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Will ISIS’s Destruction Open Iraq’s Doors to Iran?

Iran desires a land bridge to Lebanese Hezbollah and the Assad regime in Syria. This connection opens a corridor that can be used to move arms and material.

Henry Kissinger recently wrote a memo to the White House. He said, “Most non-ISIS powers — including Shia Iran and the leading Sunni states — agree on the need to destroy it,” and added, “But which entity is supposed to inherit its territory? A coalition of Sunnis? Or a sphere of influence dominated by Iran? The answer is elusive because Russia and the NATO countries support opposing factions. If the ISIS territory is occupied by Iran’s Revolutionary Guards or Shia forces trained and directed by it, the result could be a territorial belt reaching from Tehran to Beirut, which could mark the emergence of an Iranian radical empire.”

Although several regional militias under the supervision of Iran’s Revolutionary Guard militias are currently designated by the United States as terror organizations, the Foundation for the Defense of Democracies points out, “But there at least 40 militias that are not. Many are Iraqi-based groups, and include Afghans, Pakistanis, and Syrians. The numbers are in the tens of thousands.” Allegedly, there are over 60,000 Iraqis, and 10,000 foreign nationals in Syria, who are supplied, supported or controlled by the Guards.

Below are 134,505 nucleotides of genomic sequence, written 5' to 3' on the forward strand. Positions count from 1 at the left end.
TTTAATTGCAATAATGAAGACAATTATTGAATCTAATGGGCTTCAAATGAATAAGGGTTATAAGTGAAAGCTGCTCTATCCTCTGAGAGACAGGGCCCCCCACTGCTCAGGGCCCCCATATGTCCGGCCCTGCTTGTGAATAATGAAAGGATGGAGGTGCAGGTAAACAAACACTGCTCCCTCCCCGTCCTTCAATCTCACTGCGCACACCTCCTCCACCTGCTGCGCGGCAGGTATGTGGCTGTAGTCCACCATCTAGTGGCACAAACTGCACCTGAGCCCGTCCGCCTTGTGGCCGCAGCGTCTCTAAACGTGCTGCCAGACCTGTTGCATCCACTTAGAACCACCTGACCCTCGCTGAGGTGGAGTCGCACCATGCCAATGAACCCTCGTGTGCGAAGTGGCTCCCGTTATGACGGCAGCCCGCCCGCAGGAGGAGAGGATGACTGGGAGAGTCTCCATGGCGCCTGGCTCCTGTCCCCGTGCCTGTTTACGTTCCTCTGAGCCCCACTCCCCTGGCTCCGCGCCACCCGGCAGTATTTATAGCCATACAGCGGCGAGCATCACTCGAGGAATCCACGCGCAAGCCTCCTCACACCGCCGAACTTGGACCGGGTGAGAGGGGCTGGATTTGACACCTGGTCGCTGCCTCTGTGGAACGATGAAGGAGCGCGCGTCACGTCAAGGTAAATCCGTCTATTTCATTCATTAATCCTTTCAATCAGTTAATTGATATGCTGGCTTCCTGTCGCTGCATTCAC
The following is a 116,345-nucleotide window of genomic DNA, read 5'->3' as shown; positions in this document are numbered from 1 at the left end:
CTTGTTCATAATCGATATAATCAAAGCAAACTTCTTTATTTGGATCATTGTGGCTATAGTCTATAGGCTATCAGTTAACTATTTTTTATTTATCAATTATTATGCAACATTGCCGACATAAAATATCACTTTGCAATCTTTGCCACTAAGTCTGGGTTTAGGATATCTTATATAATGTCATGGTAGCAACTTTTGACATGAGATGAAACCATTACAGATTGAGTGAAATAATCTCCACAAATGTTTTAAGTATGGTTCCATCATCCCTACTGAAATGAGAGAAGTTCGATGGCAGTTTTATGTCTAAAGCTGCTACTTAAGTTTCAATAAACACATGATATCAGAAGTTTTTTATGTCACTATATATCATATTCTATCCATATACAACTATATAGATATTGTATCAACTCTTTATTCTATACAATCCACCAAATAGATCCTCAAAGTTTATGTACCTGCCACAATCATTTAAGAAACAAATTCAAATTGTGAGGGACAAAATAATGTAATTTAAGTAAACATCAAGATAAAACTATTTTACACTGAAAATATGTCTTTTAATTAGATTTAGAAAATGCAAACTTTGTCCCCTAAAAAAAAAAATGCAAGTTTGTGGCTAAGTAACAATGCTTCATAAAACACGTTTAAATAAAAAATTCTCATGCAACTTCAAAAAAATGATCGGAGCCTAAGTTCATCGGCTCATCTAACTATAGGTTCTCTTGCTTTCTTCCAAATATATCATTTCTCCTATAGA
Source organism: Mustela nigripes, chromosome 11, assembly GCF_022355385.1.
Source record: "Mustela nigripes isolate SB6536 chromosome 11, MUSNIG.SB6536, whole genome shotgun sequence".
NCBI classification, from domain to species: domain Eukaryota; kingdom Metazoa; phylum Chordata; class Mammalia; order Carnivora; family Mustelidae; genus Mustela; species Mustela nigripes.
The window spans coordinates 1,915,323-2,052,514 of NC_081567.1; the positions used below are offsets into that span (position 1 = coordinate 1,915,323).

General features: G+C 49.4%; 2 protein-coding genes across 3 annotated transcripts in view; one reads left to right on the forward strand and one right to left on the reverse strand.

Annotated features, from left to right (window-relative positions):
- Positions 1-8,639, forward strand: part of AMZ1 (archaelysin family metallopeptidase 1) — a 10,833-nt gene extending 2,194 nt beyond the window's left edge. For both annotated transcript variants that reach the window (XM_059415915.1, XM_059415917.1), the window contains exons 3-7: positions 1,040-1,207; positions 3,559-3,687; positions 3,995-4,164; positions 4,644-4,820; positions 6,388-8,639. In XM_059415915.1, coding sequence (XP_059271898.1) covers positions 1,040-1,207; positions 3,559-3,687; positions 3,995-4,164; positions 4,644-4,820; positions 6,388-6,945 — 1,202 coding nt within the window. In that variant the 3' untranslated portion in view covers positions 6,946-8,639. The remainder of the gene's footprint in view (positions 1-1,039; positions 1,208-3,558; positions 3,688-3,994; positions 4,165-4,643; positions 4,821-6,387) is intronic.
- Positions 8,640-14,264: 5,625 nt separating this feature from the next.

FDD summarizes, “The Guard Corps may attempt to expand its asymmetric strategy while falling below the threshold of a direct attack. During the wars of Iraq and Afghanistan, the Revolutionary Guard provided material assistance to militants targeting American soldiers and in Iraq directly oversaw attacks. It continues to harass the U.S. Navy in the Persian Gulf on a frequent basis. Between May and June, Guard-led militants and Iranian drones challenged a U.S. deconfliction zone near Tanf, Syria, triggering American strikes.”

The United States wants to avoid war with Iran, and there is hope of working with powers who also are concerned with Mideast outcomes.

Kissinger, says that “Russia’s attitude” toward the fate of formerly ISIS-held lands “will be a key test” and that the United States must be careful how it proceeds din regards to Moscow.

Meanwhile, Turkey remains a NATO ally, and the Kurds are American allies. As well, Iraq does not want to be Iran’s puppet state. The destiny of the Mideast is in the hands of the Arab peoples.

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